describe how his rights have been violated, and identify who violated his rights. Plaintiff alone
has knowledge of these facts. No legal training or knowledge is required to set them down on
paper, and there is presently no indication that Plaintiff’s mental status prevents him from
relaying these facts.
Thus, recruitment of counsel is not warranted at this time, and the Motion for
Recruitment of Counsel (Doc. 3) is DENIED without prejudice. The Court will remain open to
appointing counsel as the case progresses.
IT IS HEREBY ORDERED that the COMPLAINT is DISMISSED without prejudice
for failure to comply with Rule 8 and for failure to state a claim upon which relief may be
IT IS FURTHER ORDERED that Employees of Vandalia Correctional Center,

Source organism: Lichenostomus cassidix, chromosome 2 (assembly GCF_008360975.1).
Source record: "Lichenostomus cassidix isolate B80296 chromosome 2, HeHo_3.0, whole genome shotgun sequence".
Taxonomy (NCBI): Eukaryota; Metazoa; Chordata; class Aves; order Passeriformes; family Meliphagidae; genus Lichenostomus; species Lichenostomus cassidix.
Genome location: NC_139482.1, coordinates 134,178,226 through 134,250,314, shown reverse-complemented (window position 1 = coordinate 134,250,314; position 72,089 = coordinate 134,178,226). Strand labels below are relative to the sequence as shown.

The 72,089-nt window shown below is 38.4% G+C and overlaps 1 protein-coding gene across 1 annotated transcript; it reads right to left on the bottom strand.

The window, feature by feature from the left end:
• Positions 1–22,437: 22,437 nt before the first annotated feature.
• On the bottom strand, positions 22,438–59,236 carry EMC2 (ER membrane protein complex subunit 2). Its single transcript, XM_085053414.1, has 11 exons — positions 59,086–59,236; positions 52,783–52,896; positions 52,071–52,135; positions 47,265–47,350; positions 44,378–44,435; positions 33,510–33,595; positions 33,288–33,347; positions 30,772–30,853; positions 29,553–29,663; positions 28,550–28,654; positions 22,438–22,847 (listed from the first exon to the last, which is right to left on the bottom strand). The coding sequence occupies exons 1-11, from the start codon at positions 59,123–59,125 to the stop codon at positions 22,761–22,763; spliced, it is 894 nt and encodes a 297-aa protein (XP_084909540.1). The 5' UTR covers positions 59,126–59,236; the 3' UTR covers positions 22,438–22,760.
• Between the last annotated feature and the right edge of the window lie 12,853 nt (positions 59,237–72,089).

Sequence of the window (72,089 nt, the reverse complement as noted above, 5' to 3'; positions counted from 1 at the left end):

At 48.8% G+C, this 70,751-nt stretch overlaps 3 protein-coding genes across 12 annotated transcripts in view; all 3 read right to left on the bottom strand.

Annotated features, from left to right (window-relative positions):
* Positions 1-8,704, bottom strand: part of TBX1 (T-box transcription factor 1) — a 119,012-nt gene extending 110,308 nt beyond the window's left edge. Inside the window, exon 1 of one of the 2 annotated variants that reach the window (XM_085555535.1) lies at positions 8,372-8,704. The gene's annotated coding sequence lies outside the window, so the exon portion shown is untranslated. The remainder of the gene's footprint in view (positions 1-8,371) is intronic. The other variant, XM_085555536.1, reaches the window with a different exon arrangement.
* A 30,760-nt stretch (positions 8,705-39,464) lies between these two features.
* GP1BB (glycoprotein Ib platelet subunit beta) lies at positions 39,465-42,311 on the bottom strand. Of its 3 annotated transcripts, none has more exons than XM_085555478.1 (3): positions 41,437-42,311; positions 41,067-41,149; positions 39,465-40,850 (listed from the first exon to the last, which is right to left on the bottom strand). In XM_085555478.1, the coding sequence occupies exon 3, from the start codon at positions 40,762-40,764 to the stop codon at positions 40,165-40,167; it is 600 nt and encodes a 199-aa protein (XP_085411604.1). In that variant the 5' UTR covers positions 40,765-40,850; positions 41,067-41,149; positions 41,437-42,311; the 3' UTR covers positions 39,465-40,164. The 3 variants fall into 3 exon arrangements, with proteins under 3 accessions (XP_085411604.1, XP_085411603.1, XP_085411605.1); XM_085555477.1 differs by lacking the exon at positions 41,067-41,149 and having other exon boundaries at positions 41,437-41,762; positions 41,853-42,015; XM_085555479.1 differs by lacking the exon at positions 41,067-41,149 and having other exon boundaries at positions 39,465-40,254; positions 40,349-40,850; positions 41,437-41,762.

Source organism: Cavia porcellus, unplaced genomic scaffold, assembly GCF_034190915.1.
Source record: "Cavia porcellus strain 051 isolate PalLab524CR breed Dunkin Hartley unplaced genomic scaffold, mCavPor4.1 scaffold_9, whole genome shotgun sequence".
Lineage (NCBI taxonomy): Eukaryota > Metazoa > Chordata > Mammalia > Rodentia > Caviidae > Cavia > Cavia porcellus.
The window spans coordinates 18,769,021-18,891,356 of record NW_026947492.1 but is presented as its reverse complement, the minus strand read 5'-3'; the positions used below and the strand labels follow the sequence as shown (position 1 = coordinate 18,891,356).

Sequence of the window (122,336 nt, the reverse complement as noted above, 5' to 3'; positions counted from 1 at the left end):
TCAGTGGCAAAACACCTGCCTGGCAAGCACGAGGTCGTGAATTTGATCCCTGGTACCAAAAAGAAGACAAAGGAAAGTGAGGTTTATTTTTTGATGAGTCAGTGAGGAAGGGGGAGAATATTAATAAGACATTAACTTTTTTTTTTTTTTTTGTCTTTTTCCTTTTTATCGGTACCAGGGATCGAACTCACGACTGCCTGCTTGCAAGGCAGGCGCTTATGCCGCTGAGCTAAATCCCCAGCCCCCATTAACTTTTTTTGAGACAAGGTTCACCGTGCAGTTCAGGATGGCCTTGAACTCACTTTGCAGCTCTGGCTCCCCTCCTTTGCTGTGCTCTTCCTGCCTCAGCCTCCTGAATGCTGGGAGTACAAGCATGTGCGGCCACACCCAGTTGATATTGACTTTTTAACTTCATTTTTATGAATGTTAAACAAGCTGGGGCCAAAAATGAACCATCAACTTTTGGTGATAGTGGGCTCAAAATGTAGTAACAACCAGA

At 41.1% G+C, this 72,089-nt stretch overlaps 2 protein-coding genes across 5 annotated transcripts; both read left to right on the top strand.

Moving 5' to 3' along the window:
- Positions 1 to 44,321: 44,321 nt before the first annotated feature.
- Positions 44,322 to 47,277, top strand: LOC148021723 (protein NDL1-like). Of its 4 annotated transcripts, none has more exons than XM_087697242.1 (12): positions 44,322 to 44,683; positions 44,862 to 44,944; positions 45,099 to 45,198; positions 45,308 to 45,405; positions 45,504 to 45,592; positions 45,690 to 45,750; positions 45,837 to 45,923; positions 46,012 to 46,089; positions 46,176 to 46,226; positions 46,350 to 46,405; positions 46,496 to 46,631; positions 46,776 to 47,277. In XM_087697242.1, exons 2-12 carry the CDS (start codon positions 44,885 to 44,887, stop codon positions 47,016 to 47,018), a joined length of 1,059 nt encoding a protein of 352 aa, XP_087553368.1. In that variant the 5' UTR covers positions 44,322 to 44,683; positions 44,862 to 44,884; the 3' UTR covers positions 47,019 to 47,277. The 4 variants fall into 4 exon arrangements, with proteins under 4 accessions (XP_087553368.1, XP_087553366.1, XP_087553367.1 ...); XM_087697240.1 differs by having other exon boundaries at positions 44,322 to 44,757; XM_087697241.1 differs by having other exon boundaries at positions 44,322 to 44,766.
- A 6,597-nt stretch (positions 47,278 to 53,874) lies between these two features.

Employees of IDOC, and Employees of Stateville Correctional Center are DISMISSED from
this action with prejudice. The Clerk of Court is DIRECTED to terminate these groups of
individuals as parties in CM/ECF.
IT IS FURTHER ORDERED that WAGGONER, RAUNER, BALDWIN, and
PFISTER are DISMISSED from this action without prejudice for failure to state a claim upon
which relief can be granted. The Clerk of Court is DIRECTED to terminate these individuals as
parties in CM/ECF.
As all defendants have been dismissed from this action, the Clerk of Court is
DIRECTED to modify the case caption as follows: QUENNEL AUGUSTA, Plaintiff v.
UNKNOWN PARTY, Defendant.
IT IS FURTHER ORDERED that, should he wish to proceed with this case, Plaintiff
shall file his Second Amended Complaint within 28 days of the entry of this order (on or before
December 4, 2017). Should Plaintiff fail to file his Second Amended Complaint within the
allotted time or consistent with the instructions set forth in this Order, the entire case shall be